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What is Mirror-Touch Synesthesia?

Instructor: Emily Cummins
This lesson describes a neurological condition known as mirror-touch synesthesia, a rare disorder that results in a person feeling the pain or touch that they see another person experience (like looking in the mirror)!

What is Mirror-Touch Synesthesia?

Imagine you're with a friend and she falls and twists her ankle. All of a sudden, you feel the pain in your own ankle. Or, you see someone touching their own face and you feel the sensation on your cheek. These are symptoms of a rare neurological condition known as mirror-touch synesthesia.

A cat sees its reflection in a mirror
Cat sees reflection in mirror

The word synesthesia derives from Greek and means 'joined perception.' People with synesthesia often experience perceiving something through more than one sense. For example, people might see a certain color, such as blue, and then smell something distinct, like flowers. Or, let's say you see you always see the color green when you're thinking about the number five. This is the most common type of synesthesia, but it can take many different forms. Let's talk specifically about mirror-touch synesthesia.

People with synesthesia might associate certain numbers and letters with certain colors
People with synesthesia might associate certain numbers and letters with certain colors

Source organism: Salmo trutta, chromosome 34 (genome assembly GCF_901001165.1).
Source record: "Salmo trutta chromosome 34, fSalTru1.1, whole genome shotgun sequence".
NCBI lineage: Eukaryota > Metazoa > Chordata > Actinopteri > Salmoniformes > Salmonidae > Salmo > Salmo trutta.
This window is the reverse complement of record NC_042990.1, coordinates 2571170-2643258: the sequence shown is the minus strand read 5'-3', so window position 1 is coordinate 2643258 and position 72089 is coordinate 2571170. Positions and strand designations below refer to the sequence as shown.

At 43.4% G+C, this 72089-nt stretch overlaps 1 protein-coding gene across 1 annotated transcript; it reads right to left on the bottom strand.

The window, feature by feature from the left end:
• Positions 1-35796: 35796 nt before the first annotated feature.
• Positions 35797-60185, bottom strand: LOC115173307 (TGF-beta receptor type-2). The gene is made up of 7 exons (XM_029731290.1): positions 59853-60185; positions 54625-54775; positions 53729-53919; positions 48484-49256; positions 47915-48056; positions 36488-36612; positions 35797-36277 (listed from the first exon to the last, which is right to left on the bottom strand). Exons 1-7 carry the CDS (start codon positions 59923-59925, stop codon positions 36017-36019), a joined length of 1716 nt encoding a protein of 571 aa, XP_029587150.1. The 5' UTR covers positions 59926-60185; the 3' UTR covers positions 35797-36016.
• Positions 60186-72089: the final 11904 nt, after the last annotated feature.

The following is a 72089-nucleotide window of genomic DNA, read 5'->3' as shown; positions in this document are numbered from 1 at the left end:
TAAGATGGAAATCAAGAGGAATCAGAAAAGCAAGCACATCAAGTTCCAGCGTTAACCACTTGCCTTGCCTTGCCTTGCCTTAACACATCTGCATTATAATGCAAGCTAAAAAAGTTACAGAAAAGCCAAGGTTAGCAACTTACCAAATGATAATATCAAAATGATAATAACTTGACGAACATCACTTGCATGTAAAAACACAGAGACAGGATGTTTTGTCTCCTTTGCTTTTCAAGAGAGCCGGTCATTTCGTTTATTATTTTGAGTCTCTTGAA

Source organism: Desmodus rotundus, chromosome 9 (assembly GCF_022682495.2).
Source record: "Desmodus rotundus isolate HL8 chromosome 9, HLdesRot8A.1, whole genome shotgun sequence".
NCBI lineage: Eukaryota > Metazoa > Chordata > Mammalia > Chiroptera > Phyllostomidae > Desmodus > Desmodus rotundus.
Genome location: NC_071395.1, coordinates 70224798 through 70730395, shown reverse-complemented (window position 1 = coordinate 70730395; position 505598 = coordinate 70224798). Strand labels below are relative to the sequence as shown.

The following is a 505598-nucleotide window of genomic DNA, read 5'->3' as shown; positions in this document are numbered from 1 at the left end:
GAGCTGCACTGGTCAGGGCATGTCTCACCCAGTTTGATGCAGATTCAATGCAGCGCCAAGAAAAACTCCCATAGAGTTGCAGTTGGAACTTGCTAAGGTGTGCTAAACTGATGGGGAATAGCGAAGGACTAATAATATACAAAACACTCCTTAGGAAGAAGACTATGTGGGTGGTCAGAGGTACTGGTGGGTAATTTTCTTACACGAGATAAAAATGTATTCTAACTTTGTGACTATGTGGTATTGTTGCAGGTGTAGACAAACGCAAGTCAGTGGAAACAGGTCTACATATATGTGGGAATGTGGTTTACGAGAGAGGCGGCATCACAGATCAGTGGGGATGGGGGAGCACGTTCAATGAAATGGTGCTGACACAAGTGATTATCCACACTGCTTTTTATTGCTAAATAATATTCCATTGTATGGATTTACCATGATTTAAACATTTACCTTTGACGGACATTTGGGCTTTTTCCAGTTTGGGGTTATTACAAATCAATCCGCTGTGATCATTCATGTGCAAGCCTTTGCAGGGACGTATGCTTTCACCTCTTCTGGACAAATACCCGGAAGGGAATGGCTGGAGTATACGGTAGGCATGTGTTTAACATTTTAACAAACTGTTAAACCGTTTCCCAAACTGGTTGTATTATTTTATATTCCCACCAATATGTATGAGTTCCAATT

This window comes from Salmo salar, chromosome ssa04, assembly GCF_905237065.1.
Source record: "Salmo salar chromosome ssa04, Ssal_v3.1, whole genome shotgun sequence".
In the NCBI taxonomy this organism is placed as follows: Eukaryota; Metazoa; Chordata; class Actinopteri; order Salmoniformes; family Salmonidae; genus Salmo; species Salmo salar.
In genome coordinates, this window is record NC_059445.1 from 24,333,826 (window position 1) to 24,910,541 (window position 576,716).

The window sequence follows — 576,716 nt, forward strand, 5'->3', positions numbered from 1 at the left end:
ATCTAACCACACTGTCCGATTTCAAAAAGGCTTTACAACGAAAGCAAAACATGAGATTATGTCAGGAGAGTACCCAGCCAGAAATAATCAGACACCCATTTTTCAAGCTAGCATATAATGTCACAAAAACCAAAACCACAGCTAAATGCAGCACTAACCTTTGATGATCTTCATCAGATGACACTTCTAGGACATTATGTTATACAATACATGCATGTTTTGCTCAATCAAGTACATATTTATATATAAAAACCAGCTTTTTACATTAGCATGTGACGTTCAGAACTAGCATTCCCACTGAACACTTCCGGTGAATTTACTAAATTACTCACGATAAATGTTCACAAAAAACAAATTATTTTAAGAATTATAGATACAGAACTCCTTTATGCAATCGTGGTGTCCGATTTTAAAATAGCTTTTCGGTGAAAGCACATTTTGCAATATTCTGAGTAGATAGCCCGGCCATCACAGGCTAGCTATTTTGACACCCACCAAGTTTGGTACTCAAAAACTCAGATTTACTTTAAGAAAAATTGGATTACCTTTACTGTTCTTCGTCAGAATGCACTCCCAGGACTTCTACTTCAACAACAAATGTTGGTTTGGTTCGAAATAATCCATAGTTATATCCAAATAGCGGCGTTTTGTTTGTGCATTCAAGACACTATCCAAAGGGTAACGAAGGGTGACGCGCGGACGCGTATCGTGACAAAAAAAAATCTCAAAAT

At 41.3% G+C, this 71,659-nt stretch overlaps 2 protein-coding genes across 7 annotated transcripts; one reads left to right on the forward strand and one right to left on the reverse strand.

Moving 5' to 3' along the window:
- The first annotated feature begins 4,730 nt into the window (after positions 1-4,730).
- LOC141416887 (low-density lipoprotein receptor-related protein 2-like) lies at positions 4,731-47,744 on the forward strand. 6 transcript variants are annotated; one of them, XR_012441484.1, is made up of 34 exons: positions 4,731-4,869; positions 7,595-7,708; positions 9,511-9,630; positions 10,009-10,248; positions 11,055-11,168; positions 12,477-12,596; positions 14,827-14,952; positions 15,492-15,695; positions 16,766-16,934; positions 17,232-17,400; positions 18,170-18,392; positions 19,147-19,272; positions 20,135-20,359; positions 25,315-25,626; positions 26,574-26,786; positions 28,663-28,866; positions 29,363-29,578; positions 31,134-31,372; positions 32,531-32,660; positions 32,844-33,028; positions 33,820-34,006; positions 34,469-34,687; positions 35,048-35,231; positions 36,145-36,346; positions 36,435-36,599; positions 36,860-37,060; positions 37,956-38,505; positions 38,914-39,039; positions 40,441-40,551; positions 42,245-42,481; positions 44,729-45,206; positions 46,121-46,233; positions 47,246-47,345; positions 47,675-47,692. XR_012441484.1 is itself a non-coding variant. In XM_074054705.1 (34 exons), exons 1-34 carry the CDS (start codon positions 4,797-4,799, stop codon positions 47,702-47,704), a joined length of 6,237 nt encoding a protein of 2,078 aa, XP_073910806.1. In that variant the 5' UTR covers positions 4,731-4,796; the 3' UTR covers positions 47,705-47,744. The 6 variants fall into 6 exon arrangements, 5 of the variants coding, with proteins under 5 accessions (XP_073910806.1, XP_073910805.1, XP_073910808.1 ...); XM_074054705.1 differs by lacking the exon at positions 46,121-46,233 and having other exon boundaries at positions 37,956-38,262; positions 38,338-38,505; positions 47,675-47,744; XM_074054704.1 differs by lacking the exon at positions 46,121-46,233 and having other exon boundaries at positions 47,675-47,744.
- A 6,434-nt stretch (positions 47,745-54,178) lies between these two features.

Mirror-touch synesthesia is a particular form that involves feeling the sensations other people feel, as if something were happening to you. It's sort of like looking in a mirror! Researchers are not exactly sure what causes mirror-touch synesthesia. But, there are few explanations that we'll discuss in this lesson.

Mirror Neurons

Scientists believe that mirror-touch synesthesia is related to cells located in our brain called neurons. Neurons are cells that transmit electrical signals throughout our body to help our brain and spinal cord communicate with the rest of us.

The neurons we're talking about here are found in an area of the brain called the premotor cortex, which is the part of your brain that is responsible for planning future action. So, if you're about to reach out and grab something, this part of your brain is activated.

While observing the actions of monkeys, scientists discovered something curious: in some monkeys, these cells were activated both when a monkey reached out and grasped something and also when that monkey observed another reaching out to grab something. Because of this mirror-like action, scientists termed these cells 'mirror neurons'.

Mirror-touch Synesthesia and the Brain

Other research has suggested that synesthesia might be the result of 'cross-wires' in our brain. In other words, neural circuits that are meant to be separate might cross over onto one another. So, for example, the bundle of neurons that are meant to be contained within our sight sensory system might end up crossed over into our touch sensory system.

Researchers are not entirely sure what explains this. However, some believe that we are all born with some of our circuits crossed, but for most of us they eventually uncross.

Scientists are not entirely sure which parts of the brain are involved in synesthesia, but some believe that the limbic system plays an important role. The limbic system is responsible for regulating emotions and memory. Scientists believe that one emotion in particular might be involved in mirror-touch synesthesia: empathy. Empathy is the ability to understand what someone else is feeling.

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